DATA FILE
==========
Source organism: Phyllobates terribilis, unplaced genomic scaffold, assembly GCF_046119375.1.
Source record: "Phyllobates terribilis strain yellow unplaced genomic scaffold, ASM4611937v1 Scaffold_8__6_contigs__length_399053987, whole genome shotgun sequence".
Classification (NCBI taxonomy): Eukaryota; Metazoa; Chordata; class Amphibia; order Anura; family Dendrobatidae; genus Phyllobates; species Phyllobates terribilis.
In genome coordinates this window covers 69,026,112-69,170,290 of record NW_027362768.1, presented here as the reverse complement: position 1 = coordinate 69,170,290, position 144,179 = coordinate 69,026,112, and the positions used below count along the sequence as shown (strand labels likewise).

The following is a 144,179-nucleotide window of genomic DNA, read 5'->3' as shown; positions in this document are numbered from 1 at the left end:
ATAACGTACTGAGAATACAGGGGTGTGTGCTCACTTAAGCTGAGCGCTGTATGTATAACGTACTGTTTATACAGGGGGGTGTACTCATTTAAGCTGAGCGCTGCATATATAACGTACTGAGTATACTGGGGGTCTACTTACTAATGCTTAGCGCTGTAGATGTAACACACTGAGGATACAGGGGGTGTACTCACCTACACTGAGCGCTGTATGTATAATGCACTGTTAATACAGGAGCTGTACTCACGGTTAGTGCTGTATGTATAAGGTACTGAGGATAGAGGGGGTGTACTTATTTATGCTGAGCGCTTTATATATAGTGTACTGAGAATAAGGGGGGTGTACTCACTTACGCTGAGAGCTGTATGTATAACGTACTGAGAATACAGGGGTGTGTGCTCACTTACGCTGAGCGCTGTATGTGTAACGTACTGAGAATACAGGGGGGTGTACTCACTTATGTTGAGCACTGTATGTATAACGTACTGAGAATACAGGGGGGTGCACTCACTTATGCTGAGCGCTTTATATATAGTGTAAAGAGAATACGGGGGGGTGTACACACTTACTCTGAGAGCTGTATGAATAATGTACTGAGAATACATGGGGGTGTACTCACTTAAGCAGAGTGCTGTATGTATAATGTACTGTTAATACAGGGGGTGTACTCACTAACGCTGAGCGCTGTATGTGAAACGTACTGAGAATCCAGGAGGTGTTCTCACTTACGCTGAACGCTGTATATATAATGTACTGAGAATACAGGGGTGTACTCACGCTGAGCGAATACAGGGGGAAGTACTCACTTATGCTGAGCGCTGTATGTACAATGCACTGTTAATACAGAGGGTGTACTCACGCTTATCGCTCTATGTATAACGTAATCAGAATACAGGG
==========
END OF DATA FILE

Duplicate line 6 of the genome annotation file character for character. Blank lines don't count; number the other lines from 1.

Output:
ATAACGTACTGAGAATACAGGGGTGTGTGCTCACTTAAGCTGAGCGCTGTATGTATAACGTACTGTTTATACAGGGGGGTGTACTCATTTAAGCTGAGCGCTGCATATATAACGTACTGAGTATACTGGGGGTCTACTTACTAATGCTTAGCGCTGTAGATGTAACACACTGAGGATACAGGGGGTGTACTCACCTACACTGAGCGCTGTATGTATAATGCACTGTTAATACAGGAGCTGTACTCACGGTTAGTGCTGTATGTATAAGGTACTGAGGATAGAGGGGGTGTACTTATTTATGCTGAGCGCTTTATATATAGTGTACTGAGAATAAGGGGGGTGTACTCACTTACGCTGAGAGCTGTATGTATAACGTACTGAGAATACAGGGGTGTGTGCTCACTTACGCTGAGCGCTGTATGTGTAACGTACTGAGAATACAGGGGGGTGTACTCACTTATGTTGAGCACTGTATGTATAACGTACTGAGAATACAGGGGGGTGCACTCACTTATGCTGAGCGCTTTATATATAGTGTAAAGAGAATACGGGGGGGTGTACACACTTACTCTGAGAGCTGTATGAATAATGTACTGAGAATACATGGGGGTGTACTCACTTAAGCAGAGTGCTGTATGTATAATGTACTGTTAATACAGGGGGTGTACTCACTAACGCTGAGCGCTGTATGTGAAACGTACTGAGAATCCAGGAGGTGTTCTCACTTACGCTGAACGCTGTATATATAATGTACTGAGAATACAGGGGTGTACTCACGCTGAGCGAATACAGGGGGAAGTACTCACTTATGCTGAGCGCTGTATGTACAATGCACTGTTAATACAGAGGGTGTACTCACGCTTATCGCTCTATGTATAACGTAATCAGAATACAGGG